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The Read “Enhanced Damages” Standard Must Be Applied Separately from the Seagate “Willful Infringement” Standard

09-1564
June 13, 2011

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Last Month at the Federal Circuit - July 2011

Judges: Newman (author), Clevenger, Bryson

[Appealed from: D. Minn., Judge Schlitz]

In Spectralytics, Inc. v. Cordis Corp., Nos. 09-1564, 10-1004 (Fed. Cir. June 13, 2011), the Federal Circuit affirmed the district court’s determination that the plaintiff Spectralytics, Inc.’s (“Spectralytics”) U.S. Patent No. 5,852,277 (“the ’277 patent”) was valid, that the defendants Cordis Corporation (“Cordis”) and Norman Noble, Inc. (“Noble”) willfully infringed the ’277 patent, and that calculation of damages at a 5 percent royalty rate was valid. The Court, however, vacated the district court’s denial of enhanced damages and attorneys’ fees to Spectralytics, and remanded the case for reapplication of the law on those two issues.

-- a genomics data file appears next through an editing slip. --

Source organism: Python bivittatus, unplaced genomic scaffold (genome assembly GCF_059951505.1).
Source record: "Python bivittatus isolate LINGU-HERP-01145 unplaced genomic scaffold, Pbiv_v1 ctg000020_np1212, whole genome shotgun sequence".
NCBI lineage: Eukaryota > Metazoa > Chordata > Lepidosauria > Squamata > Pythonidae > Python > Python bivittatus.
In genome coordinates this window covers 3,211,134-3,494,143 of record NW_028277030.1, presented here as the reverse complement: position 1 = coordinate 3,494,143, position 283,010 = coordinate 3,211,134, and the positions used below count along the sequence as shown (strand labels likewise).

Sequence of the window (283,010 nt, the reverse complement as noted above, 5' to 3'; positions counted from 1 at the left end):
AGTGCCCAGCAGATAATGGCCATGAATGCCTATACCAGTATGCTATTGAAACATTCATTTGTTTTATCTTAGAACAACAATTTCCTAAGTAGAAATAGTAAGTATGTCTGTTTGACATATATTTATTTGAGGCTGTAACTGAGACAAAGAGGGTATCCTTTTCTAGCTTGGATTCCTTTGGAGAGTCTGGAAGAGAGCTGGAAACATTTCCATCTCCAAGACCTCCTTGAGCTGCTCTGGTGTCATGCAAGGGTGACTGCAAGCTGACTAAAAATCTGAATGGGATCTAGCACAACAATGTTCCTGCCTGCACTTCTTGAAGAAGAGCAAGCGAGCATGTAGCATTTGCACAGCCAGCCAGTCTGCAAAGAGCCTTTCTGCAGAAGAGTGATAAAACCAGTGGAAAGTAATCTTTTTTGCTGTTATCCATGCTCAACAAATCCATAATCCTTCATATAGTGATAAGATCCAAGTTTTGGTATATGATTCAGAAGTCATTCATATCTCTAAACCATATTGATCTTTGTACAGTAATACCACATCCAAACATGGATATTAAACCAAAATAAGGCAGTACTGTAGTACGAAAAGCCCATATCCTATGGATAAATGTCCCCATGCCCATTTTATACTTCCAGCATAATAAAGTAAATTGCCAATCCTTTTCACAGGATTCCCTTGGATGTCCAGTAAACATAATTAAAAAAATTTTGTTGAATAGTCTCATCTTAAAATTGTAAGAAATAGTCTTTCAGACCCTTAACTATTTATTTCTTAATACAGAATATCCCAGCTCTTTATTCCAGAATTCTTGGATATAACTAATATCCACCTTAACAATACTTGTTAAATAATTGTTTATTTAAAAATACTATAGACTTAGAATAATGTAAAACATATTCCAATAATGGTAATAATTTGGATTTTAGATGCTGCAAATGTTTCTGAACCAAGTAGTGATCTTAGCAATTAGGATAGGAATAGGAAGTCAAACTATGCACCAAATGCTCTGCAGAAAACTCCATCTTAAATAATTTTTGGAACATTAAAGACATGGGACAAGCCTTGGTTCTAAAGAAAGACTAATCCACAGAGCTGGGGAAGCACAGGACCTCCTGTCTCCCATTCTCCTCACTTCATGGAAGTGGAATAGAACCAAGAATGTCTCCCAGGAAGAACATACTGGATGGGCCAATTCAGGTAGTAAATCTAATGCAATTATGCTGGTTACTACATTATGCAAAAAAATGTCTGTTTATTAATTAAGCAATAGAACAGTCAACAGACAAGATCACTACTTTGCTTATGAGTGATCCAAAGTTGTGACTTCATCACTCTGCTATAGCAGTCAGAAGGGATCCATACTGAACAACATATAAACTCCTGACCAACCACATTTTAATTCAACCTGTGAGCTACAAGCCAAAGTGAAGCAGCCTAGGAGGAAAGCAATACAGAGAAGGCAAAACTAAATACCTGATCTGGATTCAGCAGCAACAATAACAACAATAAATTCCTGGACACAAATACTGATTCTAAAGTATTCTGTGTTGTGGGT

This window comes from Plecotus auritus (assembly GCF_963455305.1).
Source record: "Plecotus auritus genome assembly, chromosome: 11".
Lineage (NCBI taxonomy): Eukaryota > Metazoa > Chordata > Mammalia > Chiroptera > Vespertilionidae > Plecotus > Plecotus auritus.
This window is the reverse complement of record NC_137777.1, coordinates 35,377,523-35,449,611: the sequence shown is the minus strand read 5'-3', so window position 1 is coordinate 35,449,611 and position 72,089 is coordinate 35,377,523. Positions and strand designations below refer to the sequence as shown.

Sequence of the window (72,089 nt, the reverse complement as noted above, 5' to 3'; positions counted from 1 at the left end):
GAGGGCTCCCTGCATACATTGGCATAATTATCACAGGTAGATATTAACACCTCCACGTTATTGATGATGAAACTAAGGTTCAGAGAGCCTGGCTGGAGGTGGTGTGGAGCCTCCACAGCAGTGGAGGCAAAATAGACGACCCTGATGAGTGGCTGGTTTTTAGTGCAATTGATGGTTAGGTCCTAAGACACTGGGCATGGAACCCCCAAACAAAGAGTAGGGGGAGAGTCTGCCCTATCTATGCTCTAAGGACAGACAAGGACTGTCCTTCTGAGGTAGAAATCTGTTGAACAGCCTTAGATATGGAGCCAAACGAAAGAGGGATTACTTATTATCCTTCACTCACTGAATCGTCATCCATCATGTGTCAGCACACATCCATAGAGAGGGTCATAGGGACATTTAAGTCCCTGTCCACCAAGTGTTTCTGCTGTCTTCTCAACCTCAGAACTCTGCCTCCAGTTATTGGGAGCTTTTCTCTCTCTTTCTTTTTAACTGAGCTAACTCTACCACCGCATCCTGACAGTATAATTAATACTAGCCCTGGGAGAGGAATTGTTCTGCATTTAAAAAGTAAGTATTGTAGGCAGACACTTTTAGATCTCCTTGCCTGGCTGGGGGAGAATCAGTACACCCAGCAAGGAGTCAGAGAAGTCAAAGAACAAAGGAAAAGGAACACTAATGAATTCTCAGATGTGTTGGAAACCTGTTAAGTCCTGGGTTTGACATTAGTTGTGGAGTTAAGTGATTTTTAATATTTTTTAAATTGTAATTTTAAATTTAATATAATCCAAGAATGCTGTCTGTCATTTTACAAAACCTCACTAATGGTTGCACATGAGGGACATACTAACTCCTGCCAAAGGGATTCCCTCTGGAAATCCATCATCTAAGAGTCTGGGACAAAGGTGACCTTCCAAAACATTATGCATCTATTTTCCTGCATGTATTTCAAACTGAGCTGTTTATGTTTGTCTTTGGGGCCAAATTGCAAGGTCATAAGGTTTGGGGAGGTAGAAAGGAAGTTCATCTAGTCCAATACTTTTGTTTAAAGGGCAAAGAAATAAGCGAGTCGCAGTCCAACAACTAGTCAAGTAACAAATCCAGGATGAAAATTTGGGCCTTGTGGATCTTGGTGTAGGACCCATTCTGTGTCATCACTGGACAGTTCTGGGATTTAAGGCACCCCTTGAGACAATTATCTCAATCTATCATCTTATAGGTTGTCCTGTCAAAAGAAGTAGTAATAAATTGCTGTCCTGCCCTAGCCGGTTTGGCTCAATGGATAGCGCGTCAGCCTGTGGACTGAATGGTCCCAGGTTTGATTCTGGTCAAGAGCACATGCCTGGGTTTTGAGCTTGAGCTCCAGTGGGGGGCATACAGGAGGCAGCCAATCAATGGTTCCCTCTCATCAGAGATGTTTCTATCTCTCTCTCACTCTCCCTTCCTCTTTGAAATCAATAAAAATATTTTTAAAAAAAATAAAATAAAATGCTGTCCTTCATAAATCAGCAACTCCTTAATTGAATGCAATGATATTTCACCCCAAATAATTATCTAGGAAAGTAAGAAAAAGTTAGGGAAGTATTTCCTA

Spectralytics and Noble manufacture medical devices, including coronary stents. At issue in this appeal is a process for cutting surgical devices, performed prior to Spectralytics’ ’277 patent by “Swiss-style” machines. The workpiece and the cutting tool on Swiss-style machines are separately and rigidly mounted to dampen vibration, but the vibration occurring during the cutting process nevertheless causes unwanted movement of the workpiece and cutting tool, thus limiting the precision of cutting. The ’277 patent, by contrast, specifies that the workpiece be rigidly mounted directly on the cutting tool. Therefore, if the workpiece and the cutting tool do vibrate, they move in precise unison, eliminating relative movement between them and thus improving the precision and intricacy of cutting.

Spectralytics and Noble had both hoped to be selected by Cordis as a producer of surgical devices. However, after representatives of Noble toured the Spectralytics plant, Noble built a machine in which, like the ’277 patent, the workpiece was mounted directly on the cutting tool. Cordis then entered into an exclusive supply contract with Noble, agreeing to indemnify Noble for any patent infringement.